This true crime reads like a fiction in the best way possible. It’s chilling and horrific, and you keep asking yourself: why don’t more people know about Israel Keyes? The author does a marvelous job of pulling together FBI transcripts, as well as interviews the author—who is an investigative journalist by trade—conducted of the police, Israel’s mother and ex’s, and treats the victims with dignity. This book could have easily been written in more of that news article style with listing sources and full transcripts, and while that wouldn’t have lessened the horrifying way Keyes operated, it would have made the narrative dryer, less of a mystery and thriller, which some people may hate as it can feel like it’s fictionalizing someone’s very real pain, but I really enjoyed it. The story starts at the end, with the final victim that brought the police to apprehend Keyes, even though at the time, they had no clue the kind of monster that they had in their custody. From there, Callahan unravels who Keyes is, his potential victims, and how the prosecutor nearly ruined everything.
Keyes is a genius when it comes to getting away with his heinous acts. He gets off more on the hunt then the act of killing. He idolizes Ted Bundy, and reads things like Mindhunter so he can feel a sense of kinship with the other evil men the FBI profiles. He buries kill kits in multiple states, and travels in very round about ways to his stashes, and with his victims. It is his last, most brazen abduction in Alaska that gets him caught, a classic escalation of a serial killer who feels invincible. And the scary thing is, he was. One mistake. Just one, and he was caught. If he had “been smart”, as he calls it, the likelihood of Israel Keyes ever being caught, his victims ever being found, is slim. That is the most unnerving thing about this man, it was happenstance that brought him to justice, his victims found only because, once in custody, Keyes felt like talking, and wrongfully assumed that the FBI knew more than they did. He’s a diabolical monster that the Anchorage police, where he was in custody, were ill-equipped to deal with.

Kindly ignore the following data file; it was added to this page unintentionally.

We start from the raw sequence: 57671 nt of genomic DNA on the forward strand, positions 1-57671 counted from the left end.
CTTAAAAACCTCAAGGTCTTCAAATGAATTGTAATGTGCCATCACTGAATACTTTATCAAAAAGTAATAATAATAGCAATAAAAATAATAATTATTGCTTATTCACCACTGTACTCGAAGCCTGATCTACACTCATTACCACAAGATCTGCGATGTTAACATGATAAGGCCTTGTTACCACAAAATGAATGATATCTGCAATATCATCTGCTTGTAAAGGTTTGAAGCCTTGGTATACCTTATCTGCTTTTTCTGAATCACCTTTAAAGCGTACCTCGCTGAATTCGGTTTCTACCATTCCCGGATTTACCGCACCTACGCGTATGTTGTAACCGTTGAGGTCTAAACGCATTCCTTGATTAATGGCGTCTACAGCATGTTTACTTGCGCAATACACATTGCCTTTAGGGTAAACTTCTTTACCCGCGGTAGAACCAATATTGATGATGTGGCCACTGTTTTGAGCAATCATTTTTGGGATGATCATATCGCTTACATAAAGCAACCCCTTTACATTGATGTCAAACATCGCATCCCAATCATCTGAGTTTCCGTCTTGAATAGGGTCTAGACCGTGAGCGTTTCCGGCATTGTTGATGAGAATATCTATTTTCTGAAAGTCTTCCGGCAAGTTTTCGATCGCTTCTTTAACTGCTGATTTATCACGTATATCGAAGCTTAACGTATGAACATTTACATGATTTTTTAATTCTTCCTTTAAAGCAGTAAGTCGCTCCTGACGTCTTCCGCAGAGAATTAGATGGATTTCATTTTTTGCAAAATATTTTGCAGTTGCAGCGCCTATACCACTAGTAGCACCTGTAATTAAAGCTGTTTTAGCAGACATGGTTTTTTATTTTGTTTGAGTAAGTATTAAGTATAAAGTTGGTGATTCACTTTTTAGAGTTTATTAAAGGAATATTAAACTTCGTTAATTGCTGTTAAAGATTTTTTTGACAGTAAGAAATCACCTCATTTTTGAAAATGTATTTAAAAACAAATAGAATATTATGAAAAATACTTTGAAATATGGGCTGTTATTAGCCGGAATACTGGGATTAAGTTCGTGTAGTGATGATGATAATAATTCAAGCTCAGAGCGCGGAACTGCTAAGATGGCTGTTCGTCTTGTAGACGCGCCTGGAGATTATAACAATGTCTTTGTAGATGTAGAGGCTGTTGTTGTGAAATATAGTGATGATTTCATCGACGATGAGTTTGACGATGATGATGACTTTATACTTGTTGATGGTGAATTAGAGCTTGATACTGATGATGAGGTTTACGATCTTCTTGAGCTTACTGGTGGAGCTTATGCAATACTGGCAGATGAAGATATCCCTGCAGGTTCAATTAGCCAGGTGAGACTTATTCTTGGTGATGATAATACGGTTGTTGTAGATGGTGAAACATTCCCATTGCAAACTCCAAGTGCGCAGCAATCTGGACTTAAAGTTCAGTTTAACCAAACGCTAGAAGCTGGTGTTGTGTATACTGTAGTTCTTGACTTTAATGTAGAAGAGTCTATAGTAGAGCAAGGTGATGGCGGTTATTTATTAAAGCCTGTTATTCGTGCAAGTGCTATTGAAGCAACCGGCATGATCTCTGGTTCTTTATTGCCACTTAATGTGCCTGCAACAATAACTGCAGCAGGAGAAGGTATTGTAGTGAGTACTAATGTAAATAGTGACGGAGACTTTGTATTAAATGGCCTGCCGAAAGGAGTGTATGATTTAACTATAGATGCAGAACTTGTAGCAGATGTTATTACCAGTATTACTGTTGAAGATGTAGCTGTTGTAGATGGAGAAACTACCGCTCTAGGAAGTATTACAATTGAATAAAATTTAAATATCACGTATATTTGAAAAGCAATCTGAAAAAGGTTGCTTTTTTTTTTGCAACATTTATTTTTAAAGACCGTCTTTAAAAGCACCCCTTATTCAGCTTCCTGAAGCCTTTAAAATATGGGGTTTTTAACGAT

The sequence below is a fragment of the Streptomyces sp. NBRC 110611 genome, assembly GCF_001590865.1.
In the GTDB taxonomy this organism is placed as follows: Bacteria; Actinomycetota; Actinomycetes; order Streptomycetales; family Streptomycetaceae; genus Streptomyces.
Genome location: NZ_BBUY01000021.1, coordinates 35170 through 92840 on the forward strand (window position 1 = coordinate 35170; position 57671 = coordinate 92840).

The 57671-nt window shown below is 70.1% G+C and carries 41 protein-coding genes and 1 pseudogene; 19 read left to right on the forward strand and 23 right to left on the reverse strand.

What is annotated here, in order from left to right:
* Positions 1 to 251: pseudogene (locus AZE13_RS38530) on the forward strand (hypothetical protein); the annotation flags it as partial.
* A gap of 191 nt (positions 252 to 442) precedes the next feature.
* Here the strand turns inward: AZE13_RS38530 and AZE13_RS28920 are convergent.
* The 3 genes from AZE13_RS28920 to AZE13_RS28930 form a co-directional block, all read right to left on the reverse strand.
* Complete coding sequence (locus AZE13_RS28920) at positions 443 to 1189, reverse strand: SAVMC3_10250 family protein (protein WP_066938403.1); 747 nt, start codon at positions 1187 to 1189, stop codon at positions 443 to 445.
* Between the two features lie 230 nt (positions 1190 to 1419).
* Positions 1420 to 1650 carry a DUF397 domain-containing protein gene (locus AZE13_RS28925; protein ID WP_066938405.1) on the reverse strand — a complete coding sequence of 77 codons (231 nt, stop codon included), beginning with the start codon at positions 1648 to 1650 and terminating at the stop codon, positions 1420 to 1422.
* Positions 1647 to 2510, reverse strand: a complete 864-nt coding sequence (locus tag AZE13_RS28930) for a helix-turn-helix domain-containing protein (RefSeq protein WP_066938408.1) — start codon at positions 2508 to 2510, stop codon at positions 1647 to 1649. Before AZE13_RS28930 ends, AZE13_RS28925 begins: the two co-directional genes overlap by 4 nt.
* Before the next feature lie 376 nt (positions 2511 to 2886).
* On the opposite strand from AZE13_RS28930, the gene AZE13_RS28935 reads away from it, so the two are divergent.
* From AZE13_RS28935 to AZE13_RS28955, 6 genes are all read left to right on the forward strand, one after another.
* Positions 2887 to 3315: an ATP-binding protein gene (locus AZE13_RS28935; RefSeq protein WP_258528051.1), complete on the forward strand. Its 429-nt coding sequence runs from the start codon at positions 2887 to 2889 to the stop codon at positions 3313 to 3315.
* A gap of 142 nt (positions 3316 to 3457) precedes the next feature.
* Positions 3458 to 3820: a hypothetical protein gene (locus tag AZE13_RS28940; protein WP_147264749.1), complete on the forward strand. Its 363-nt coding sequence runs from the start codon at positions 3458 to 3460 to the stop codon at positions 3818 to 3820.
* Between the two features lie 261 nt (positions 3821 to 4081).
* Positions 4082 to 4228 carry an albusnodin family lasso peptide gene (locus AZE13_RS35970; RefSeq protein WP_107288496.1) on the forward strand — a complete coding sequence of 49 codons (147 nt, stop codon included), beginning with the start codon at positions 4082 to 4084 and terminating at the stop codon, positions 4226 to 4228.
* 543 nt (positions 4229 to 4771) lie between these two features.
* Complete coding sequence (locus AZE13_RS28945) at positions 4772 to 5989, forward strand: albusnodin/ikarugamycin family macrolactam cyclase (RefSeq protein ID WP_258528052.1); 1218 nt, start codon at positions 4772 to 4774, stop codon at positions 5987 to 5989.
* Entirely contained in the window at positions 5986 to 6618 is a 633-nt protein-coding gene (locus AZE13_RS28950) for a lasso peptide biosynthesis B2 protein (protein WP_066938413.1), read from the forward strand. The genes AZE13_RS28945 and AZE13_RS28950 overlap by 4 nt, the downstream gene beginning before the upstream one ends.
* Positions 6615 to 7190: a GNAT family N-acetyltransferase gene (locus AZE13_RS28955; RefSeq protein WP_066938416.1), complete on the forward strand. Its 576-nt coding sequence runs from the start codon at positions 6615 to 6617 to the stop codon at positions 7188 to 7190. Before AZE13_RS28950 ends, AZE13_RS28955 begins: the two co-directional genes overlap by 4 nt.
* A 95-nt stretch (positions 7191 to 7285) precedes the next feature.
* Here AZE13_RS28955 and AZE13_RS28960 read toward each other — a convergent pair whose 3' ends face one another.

This is why you may never have heard of him even though he hints at about a dozen victims. They can’t even identify who his victims are, even though several missing people fit with Keyes travel itinerary, let alone find the bodies in order to properly investigate what truly happened to them. Keyes is happy to discuss the gruesome details of what he does to his victims, as long as the FBI can find them first. Reading the interview of Keyes gave me the shivers, I ached with the families of his confirmed victims, and was just as frustrated when, looking back, you see all the other mistakes Keyes made that would have led to his capture much sooner.
You either love or hate true crime; it’s definitely not for everyone as it deals with very real monsters doing heinous things to real people, but it’s one of those genres I really love, and get very picky about. It’s a fine balance between learning about these serial killers, and understanding their mindset without ever excusing their behavior even if they have tragic upbringings, and making sure that the victims aren’t forgotten in something that can really feel like fiction. I feel Callahan walks that line very well, telling us all she can of Keyes without ever excusing his behavior, railing on the missteps of the police and prosecution when needed, and praising those who recover the victims and give them back to their families. This is a haunting story of a real person told with a thriller vibe that was perfect for October, which is why I’m giving it 5 stars. I highly recommend this book for anyone interested in true crime, and learning more about this particular predator.
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